ISSN: 2375-379X
Health Sciences Research  
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Knowledge, Attitude and Factors Affecting Voluntary HIV Counseling and Testing Services Among Women in an Abuja Suburb Community
Health Sciences Research
Vol.5 , No. 2, Publication Date: May 16, 2018, Page: 50-58
769 Views Since May 16, 2018, 109 Downloads Since May 16, 2018
 
 
Authors
 
[1]    

Bibiana Nonye Egenti, Department of Community Medicine, University of Abuja, Abuja, Nigeria.

[2]    

Emmanuel Paul Odiba, Department of Medicine, College of Health Sciences, University of Abuja, Abuja, Nigeria.

[3]    

Amos Dangana, Department of Medical Laboratory Services, University of Abuja Teaching Hospital, Gwagwalada, Abuja, Nigeria.

[4]    

Ramsey Msheliza Yalma, Department of Community Medicine, University of Abuja, Abuja, Nigeria.

[5]    

Idris Abdullahi Nasir, Department of Medical Laboratory Services, University of Abuja Teaching Hospital, Gwagwalada, Abuja, Nigeria; Department of Medical Microbiology and Parasitology, University of Ilorin, Ilorin, Nigeria.

 
Abstract
 

The entry point to prevention, treatment and control measure of HIV infection is Voluntary Counseling and Testing (VCT). This study sought to assess the level of awareness, attitude and perception of VCT among women of reproductive age group in Passo community, Abuja, Nigeria. Between 1st May to 31st July of 2017, interviewer-based questionnaires was used to assess the socio-demographic data, knowledge of VCT, perception and attitude towards utilization of VCT and factors affecting VCT utilization. The community was divided into three (3) settlements, each having fifty (50) households, from which one respondent was randomly selected for the study. Seventy (46.7%) of the 150 respondents were aware of VCT; sixty two (62) were not aware and have no knowledge of VCT. There is significant association between occupation and level of education (p<0.05) and knowledge of VCT. There is no significant association between marital status, age and the level of awareness of VCT (p>0.05). Ninety percent of the respondents believed VCT is useful in preventing mother to child transmission of HIV, 116 (89.9%) believed its useful to those preparing for marriage, 112 (86.8%) believed VCT is necessary for pregnant women, while 102 (79.1%) believed VCT is useful to those who needed to know their HIV status. Respondents believed that stigmatization and discrimination (87.3%), attitude of health workers administering VCT (78.7%), location of VCT center (76.7%), and doubt about clients’ confidentiality (63.3%) are the leading factors affecting VCT utilization. Despite favourable attitude towards VCT by study respondents, majority of them were not aware of VCT. In consideration to factors that may limit VCT utilization by people, it’s recommended that mass education of utilization of VCT using appropriate physiological approach be considered by health workers and policy makers.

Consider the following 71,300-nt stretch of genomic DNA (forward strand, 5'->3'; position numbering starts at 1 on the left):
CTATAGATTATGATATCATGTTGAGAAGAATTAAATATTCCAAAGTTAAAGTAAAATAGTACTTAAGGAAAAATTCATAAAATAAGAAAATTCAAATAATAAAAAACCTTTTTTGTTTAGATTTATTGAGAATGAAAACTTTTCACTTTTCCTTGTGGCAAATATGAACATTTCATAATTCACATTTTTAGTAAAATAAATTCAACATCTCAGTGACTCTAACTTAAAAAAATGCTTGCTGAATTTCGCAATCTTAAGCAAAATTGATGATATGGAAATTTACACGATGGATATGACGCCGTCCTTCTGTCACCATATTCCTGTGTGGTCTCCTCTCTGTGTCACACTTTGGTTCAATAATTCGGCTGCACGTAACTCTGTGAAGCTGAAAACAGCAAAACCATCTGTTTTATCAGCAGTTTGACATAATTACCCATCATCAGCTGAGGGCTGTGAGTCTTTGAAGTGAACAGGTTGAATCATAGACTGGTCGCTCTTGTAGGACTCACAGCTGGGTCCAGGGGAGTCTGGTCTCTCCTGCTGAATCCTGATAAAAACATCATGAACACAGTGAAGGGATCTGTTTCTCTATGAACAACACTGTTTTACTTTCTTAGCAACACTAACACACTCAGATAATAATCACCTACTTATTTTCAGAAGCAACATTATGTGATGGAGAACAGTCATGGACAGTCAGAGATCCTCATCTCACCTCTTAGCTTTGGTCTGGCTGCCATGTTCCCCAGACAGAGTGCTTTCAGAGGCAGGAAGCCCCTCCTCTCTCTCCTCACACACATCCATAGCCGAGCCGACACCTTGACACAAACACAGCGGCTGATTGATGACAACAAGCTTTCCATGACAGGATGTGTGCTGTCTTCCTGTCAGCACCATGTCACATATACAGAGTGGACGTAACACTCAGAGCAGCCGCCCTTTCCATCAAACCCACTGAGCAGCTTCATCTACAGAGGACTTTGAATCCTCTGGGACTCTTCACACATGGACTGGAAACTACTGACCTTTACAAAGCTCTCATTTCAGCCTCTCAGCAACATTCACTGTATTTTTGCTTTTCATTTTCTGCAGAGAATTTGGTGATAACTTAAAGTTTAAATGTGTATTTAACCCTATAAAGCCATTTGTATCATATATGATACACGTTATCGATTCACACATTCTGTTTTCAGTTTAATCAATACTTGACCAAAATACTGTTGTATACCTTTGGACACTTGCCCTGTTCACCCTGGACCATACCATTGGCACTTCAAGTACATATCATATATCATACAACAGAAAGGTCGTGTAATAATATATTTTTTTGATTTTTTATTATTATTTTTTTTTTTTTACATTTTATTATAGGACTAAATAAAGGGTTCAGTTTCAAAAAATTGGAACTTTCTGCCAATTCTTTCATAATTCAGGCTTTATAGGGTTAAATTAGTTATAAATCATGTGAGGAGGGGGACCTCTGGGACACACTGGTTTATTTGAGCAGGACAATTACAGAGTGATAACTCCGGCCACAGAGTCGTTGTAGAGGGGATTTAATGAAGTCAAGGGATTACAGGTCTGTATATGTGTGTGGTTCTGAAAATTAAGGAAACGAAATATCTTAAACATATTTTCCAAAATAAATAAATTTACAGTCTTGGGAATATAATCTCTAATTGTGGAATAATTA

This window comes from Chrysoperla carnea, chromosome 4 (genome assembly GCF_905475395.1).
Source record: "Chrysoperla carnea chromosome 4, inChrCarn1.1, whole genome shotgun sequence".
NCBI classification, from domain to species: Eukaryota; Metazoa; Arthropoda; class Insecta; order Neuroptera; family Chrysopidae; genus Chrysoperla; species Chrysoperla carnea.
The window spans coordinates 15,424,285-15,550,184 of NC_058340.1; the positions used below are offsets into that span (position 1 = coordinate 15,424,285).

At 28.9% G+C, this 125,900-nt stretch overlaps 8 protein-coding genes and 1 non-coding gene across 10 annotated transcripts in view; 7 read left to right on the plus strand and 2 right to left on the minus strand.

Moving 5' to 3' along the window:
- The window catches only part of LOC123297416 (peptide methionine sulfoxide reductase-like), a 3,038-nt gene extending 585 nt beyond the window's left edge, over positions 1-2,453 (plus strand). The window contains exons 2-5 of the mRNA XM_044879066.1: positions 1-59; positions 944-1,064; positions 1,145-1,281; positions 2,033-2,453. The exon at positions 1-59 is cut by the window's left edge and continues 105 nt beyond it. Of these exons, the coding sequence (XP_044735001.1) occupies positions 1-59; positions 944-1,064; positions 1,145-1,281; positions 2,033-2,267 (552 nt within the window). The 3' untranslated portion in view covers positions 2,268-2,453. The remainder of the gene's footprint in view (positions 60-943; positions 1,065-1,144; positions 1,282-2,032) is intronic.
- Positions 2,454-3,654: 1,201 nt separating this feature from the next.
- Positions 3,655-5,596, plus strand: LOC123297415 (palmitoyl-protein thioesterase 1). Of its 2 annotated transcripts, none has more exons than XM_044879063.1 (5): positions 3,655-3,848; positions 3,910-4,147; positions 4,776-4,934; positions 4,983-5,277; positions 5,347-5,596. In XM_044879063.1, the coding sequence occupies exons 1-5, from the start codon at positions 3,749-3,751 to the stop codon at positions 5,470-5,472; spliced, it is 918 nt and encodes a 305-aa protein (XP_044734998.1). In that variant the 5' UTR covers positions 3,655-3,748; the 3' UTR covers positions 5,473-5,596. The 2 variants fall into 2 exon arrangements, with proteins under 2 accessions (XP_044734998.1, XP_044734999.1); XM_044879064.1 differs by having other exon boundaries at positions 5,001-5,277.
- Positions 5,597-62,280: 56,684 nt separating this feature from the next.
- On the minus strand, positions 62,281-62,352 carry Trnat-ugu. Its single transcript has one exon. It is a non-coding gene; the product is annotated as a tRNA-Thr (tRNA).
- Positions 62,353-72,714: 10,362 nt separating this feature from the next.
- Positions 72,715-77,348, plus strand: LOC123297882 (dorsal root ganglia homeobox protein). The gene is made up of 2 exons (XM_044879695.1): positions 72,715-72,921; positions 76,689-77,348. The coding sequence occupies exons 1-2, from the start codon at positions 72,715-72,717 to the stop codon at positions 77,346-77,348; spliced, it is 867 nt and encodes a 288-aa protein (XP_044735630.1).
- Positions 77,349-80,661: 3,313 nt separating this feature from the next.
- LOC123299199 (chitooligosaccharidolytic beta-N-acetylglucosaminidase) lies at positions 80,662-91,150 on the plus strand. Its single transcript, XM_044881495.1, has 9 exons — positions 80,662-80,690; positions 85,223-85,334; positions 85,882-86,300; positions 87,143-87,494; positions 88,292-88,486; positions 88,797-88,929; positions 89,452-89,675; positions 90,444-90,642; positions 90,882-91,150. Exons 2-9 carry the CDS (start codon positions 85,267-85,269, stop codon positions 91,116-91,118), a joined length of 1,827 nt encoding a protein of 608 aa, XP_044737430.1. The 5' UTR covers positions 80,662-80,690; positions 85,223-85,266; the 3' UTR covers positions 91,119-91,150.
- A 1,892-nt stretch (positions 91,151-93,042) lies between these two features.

Keywords
 

HIV/AIDS, Voluntary Counseling and Testing, HIV Prevention, Nigeria


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